Markus Dochantschi’s interest in architecture began at the age of 14 with a passion for photography. But if line, shadow, and composition whetted the young aspirant’s zeal for designing buildings, his involvement in the discipline did not stop at pure aesthetics. Since founding studioMDA in New York City in 2002, Dochantschi has produced a body of work—both built and theoretical—that shows a deep dedication to a holistic approach to architecture, one in which formal considerations find their impetus in environmental factors, social forces, and user needs.

In attaining this mature perspective Dochantschi had some first-class guidance. Trained in his native Germany, he got a taste of international architecture while doing internships in the offices of Arata Isozaki and Fumihiko Maki in Japan. After graduating in 1995, he moved to London, where he began working for the then up-and-coming Zaha Hadid, who had a staff of seven employees at the time. As Zaha grew, so did Dochantschi. By 1998 he was a director overseeing The Contemporary Arts Center in Cincinnati. It was that project that brought Dochantschi to the United States.

Working from his apartment in New York City’s financial district, studioMDA’s first project was renovating a West Village townhouse. “I went from working on a complex cultural project to picking door handles,” said Dochantschi. “I always believed that no project was too small.” By continuing to take on small residential projects, while simultaneously submitting to competitions and teaching—Dochantschi has taught at the Advanced Studio at Yale University with Zaha Hadid, Stefan Behnisch, and Gerald Hines, and the Advanced Studio at Columbia University, GSAPP—the studio slowly grew. Today, located in Tribeca, it numbers 12 full-time employees and is engaged in projects around the globe ranging in scale from small interiors to state-of-the-art educational laboratories.

Aaron Seward

Center for Advanced Mobility

Aachen, Germany

This educational project typifies studioMDA’s holistic, from-the-outside-in approach to design. The firm conducted wind studies to develop the form of the building so as not to disrupt the flow of air through Aachen’s city center. The 36,000-square-foot structure contains laboratories, classrooms, and offices for the University of Applied Science’s electrical and information engineering, mechanical engineering, and aerospace engineering departments. The interior was kept as open as possible to facilitate visual communication, while the facade’s transparency was carefully calibrated to deliver only the amount of natural light necessary for each interior space.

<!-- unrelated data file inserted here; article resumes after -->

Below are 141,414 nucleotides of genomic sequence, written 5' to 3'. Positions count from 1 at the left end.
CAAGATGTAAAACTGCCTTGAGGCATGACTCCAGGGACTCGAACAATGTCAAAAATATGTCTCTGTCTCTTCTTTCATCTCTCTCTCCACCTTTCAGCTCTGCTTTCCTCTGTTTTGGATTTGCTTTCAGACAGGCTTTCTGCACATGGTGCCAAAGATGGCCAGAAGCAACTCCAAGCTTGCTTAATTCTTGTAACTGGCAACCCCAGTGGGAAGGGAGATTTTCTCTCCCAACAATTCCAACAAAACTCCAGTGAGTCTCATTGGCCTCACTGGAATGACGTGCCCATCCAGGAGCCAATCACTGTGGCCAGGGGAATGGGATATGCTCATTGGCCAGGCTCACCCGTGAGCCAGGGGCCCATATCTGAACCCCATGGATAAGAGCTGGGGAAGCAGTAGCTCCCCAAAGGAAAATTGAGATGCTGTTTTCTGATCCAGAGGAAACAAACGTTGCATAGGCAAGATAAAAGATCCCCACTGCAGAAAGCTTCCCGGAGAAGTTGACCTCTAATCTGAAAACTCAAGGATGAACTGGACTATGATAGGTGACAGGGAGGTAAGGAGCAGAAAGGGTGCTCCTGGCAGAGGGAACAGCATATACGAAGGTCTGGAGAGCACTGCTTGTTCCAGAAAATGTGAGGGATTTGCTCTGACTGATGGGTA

BAM Brooklyn Arts Tower

Brooklyn, New York


Designed and developed by studioMDA in collaboration with Stefan Behnisch and Gerald Hines, this 280,000-square-foot project near downtown Brooklyn provides space for a dance center, retail, and 200 apartments. While the entire project is pursuing the highest degree of environmental sustainability, the residential tower seeks to promote ideal communities floor-per-floor. Rather than one monolithic elevation, the designers broke the mass into five clusters, each topped by sky gardens. There are no more than six units per floor, and the plan is skewed to allow cross ventilation.

Conference Center Malojer

Innsbruck, Austria

This 30,000-square-foot corporate headquarters forges a formal relationship to the mountains outside Innsbruck by referencing a melting block of ice. It also maintains a visual connection to those majestic peaks through a high-degree of transparency. StudioMDA conducted a careful study of the client firm’s working methodologies in laying out the floors, keeping lines of visual communication open all the way down the chain of command.

Munich Olympic Village

Munich, Germany

Athleticism and a connection to nature were the guiding forces of this competition entry for the Munich Olympic Village. StudioMDA surrounded the building with parks in the form of green courtyards and green roofs, areas of both private and public orientation that promote community. The relatively low building height (five floors) encourages the use of the stairs and ramps as opposed to elevators. The energy plan calls for a mix of alternative energy-generating features, such as solar panels that also act as shading devices.

Nolan Art Gallery

New York City


StudioMDA teamed with sculptor Richard Artschwager for the design of this art gallery’s facade, which couples symmetry with reflectivity to create a solid-void dichotomy. Inside, a hanging metal grid ceiling—whose gray color echoes the polished concrete floor—emphasizes the white gallery walls. In the back, the designers took care to maintain a visual connection between the gallerist’s office and the exhibition space.